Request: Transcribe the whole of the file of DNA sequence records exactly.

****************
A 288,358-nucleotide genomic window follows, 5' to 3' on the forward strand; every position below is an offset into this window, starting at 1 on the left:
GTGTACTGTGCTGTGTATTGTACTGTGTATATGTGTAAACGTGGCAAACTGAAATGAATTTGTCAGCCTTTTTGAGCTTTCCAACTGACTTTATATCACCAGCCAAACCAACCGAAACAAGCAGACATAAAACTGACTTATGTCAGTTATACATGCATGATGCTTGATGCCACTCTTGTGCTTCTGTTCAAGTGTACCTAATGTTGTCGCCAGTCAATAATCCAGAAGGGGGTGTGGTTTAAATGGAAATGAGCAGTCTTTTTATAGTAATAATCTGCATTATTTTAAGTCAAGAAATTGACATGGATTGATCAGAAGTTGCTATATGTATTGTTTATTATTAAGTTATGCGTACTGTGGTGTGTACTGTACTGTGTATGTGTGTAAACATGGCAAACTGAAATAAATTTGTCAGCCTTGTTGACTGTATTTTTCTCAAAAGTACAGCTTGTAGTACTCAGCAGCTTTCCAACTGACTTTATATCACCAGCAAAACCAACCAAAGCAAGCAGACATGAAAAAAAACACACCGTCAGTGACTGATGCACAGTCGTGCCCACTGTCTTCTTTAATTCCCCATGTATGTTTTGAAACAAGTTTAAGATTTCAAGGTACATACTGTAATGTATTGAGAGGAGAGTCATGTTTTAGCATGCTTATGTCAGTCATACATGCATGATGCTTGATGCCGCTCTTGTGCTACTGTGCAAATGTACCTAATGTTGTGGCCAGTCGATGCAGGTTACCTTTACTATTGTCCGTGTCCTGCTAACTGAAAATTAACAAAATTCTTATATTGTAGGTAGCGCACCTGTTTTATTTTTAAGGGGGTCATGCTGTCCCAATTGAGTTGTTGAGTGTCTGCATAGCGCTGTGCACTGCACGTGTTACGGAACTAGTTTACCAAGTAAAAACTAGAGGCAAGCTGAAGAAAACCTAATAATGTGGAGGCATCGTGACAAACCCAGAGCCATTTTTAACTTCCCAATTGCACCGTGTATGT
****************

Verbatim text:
A 288,358-nucleotide genomic window follows, 5' to 3' on the forward strand; every position below is an offset into this window, starting at 1 on the left:
GTGTACTGTGCTGTGTATTGTACTGTGTATATGTGTAAACGTGGCAAACTGAAATGAATTTGTCAGCCTTTTTGAGCTTTCCAACTGACTTTATATCACCAGCCAAACCAACCGAAACAAGCAGACATAAAACTGACTTATGTCAGTTATACATGCATGATGCTTGATGCCACTCTTGTGCTTCTGTTCAAGTGTACCTAATGTTGTCGCCAGTCAATAATCCAGAAGGGGGTGTGGTTTAAATGGAAATGAGCAGTCTTTTTATAGTAATAATCTGCATTATTTTAAGTCAAGAAATTGACATGGATTGATCAGAAGTTGCTATATGTATTGTTTATTATTAAGTTATGCGTACTGTGGTGTGTACTGTACTGTGTATGTGTGTAAACATGGCAAACTGAAATAAATTTGTCAGCCTTGTTGACTGTATTTTTCTCAAAAGTACAGCTTGTAGTACTCAGCAGCTTTCCAACTGACTTTATATCACCAGCAAAACCAACCAAAGCAAGCAGACATGAAAAAAAACACACCGTCAGTGACTGATGCACAGTCGTGCCCACTGTCTTCTTTAATTCCCCATGTATGTTTTGAAACAAGTTTAAGATTTCAAGGTACATACTGTAATGTATTGAGAGGAGAGTCATGTTTTAGCATGCTTATGTCAGTCATACATGCATGATGCTTGATGCCGCTCTTGTGCTACTGTGCAAATGTACCTAATGTTGTGGCCAGTCGATGCAGGTTACCTTTACTATTGTCCGTGTCCTGCTAACTGAAAATTAACAAAATTCTTATATTGTAGGTAGCGCACCTGTTTTATTTTTAAGGGGGTCATGCTGTCCCAATTGAGTTGTTGAGTGTCTGCATAGCGCTGTGCACTGCACGTGTTACGGAACTAGTTTACCAAGTAAAAACTAGAGGCAAGCTGAAGAAAACCTAATAATGTGGAGGCATCGTGACAAACCCAGAGCCATTTTTAACTTCCCAATTGCACCGTGTATGT